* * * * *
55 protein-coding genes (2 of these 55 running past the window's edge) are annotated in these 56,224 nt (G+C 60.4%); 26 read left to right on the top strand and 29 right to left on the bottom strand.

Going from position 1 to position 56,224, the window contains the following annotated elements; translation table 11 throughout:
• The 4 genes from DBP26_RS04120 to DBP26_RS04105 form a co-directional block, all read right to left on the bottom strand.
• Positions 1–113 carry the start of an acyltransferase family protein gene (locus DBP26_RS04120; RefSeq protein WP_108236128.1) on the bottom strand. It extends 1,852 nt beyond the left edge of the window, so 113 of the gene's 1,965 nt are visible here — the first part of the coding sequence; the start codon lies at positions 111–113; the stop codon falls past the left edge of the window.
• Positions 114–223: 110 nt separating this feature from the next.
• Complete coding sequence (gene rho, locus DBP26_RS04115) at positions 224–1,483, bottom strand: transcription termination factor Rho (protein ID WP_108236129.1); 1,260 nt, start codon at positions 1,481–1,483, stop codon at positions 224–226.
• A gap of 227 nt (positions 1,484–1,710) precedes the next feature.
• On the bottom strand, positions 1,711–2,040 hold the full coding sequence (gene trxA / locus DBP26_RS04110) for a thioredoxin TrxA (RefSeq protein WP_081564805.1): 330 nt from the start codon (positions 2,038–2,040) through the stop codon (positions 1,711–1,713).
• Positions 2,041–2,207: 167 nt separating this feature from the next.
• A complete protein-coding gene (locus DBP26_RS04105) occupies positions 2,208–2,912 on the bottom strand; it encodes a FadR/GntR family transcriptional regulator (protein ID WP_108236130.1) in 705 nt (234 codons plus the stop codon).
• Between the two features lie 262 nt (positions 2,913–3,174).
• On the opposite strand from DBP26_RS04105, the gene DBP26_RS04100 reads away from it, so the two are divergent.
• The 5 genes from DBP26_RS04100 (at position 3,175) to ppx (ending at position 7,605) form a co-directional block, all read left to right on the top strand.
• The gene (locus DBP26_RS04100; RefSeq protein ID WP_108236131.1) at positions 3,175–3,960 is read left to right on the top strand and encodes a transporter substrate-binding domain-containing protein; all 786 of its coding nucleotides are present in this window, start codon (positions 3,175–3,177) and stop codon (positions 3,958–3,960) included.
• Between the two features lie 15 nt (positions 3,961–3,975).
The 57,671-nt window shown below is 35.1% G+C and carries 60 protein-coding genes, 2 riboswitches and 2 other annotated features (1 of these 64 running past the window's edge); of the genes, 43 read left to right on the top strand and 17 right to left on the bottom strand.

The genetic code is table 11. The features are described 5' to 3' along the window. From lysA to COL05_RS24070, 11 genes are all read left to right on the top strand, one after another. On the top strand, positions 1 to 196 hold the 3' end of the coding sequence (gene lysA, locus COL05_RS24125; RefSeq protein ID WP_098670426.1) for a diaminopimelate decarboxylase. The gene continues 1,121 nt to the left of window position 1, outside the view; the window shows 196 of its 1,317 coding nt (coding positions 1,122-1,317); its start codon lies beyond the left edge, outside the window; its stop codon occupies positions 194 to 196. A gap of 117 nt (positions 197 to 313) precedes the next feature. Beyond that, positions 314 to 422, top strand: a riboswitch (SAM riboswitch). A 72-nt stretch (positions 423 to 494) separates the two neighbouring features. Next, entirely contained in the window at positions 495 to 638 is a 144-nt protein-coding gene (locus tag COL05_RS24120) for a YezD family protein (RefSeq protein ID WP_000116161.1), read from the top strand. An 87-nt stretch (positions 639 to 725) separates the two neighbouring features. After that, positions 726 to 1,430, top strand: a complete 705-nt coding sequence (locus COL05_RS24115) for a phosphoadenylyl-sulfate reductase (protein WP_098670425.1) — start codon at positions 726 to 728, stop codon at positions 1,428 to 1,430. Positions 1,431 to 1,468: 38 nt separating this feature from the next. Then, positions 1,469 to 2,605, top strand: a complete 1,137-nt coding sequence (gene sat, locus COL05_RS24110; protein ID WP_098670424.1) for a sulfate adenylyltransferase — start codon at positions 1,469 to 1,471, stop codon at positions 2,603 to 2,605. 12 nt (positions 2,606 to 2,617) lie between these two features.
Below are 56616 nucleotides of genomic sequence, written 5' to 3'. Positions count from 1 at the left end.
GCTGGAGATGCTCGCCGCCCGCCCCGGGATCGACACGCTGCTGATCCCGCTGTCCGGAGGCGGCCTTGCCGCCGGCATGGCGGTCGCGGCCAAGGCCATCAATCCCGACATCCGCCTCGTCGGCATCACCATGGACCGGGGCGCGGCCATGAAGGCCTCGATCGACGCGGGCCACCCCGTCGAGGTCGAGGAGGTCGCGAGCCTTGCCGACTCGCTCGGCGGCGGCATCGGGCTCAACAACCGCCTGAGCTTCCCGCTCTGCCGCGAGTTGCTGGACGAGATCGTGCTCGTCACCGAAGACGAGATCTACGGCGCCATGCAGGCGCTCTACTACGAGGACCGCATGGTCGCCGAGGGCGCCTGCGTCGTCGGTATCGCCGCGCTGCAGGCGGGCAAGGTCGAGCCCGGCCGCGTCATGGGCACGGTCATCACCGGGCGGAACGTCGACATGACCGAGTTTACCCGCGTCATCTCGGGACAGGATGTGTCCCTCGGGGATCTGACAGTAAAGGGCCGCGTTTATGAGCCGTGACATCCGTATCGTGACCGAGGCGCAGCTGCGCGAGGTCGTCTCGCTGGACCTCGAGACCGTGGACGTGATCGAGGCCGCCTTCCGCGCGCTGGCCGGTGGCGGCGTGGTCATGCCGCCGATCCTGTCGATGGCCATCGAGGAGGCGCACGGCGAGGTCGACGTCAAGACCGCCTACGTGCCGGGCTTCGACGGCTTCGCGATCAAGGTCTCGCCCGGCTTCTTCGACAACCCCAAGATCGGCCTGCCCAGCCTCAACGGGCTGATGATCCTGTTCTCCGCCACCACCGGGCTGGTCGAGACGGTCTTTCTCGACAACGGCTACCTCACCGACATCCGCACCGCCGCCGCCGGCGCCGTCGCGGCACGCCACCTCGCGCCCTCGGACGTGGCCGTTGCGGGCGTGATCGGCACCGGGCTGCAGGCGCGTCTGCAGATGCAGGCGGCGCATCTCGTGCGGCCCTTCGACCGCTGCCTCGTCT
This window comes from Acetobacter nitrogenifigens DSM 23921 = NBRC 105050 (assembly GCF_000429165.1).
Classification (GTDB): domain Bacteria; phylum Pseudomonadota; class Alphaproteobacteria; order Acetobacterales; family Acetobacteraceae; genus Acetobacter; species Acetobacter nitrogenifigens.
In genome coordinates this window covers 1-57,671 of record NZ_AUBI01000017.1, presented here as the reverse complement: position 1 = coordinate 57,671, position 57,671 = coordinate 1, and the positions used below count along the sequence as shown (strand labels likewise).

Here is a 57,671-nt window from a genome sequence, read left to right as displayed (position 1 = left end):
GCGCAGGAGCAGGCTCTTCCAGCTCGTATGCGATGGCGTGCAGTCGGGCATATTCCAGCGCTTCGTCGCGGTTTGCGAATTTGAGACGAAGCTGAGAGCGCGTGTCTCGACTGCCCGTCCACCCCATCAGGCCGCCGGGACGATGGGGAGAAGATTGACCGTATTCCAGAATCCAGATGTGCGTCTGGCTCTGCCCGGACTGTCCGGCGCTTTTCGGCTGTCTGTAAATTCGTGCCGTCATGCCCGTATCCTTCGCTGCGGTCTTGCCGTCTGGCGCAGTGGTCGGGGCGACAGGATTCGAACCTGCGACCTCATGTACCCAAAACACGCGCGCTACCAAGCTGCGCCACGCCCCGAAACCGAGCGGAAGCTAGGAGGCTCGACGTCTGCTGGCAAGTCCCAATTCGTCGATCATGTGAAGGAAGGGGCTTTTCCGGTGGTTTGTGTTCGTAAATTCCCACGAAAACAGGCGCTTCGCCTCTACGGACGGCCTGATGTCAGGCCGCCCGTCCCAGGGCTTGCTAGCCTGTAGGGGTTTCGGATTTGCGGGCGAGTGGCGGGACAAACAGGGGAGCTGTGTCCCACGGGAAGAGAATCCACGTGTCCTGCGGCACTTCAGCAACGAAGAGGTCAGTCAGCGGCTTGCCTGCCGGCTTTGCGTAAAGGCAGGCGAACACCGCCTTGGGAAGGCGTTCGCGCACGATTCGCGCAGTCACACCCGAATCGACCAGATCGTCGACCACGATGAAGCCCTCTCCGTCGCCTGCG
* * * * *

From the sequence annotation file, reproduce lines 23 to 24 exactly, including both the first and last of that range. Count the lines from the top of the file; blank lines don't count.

Here is a 57,671-nt window from a genome sequence, read left to right as displayed (position 1 = left end):
GCGCAGGAGCAGGCTCTTCCAGCTCGTATGCGATGGCGTGCAGTCGGGCATATTCCAGCGCTTCGTCGCGGTTTGCGAATTTGAGACGAAGCTGAGAGCGCGTGTCTCGACTGCCCGTCCACCCCATCAGGCCGCCGGGACGATGGGGAGAAGATTGACCGTATTCCAGAATCCAGATGTGCGTCTGGCTCTGCCCGGACTGTCCGGCGCTTTTCGGCTGTCTGTAAATTCGTGCCGTCATGCCCGTATCCTTCGCTGCGGTCTTGCCGTCTGGCGCAGTGGTCGGGGCGACAGGATTCGAACCTGCGACCTCATGTACCCAAAACACGCGCGCTACCAAGCTGCGCCACGCCCCGAAACCGAGCGGAAGCTAGGAGGCTCGACGTCTGCTGGCAAGTCCCAATTCGTCGATCATGTGAAGGAAGGGGCTTTTCCGGTGGTTTGTGTTCGTAAATTCCCACGAAAACAGGCGCTTCGCCTCTACGGACGGCCTGATGTCAGGCCGCCCGTCCCAGGGCTTGCTAGCCTGTAGGGGTTTCGGATTTGCGGGCGAGTGGCGGGACAAACAGGGGAGCTGTGTCCCACGGGAAGAGAATCCACGTGTCCTGCGGCACTTCAGCAACGAAGAGGTCAGTCAGCGGCTTGCCTGCCGGCTTTGCGTAAAGGCAGGCGAACACCGCCTTGGGAAGGCGTTCGCGCACGATTCGCGCAGTCACACCCGAATCGACCAGATCGTCGACCACGATGAAGCCCTCTCCGTCGCCTGCG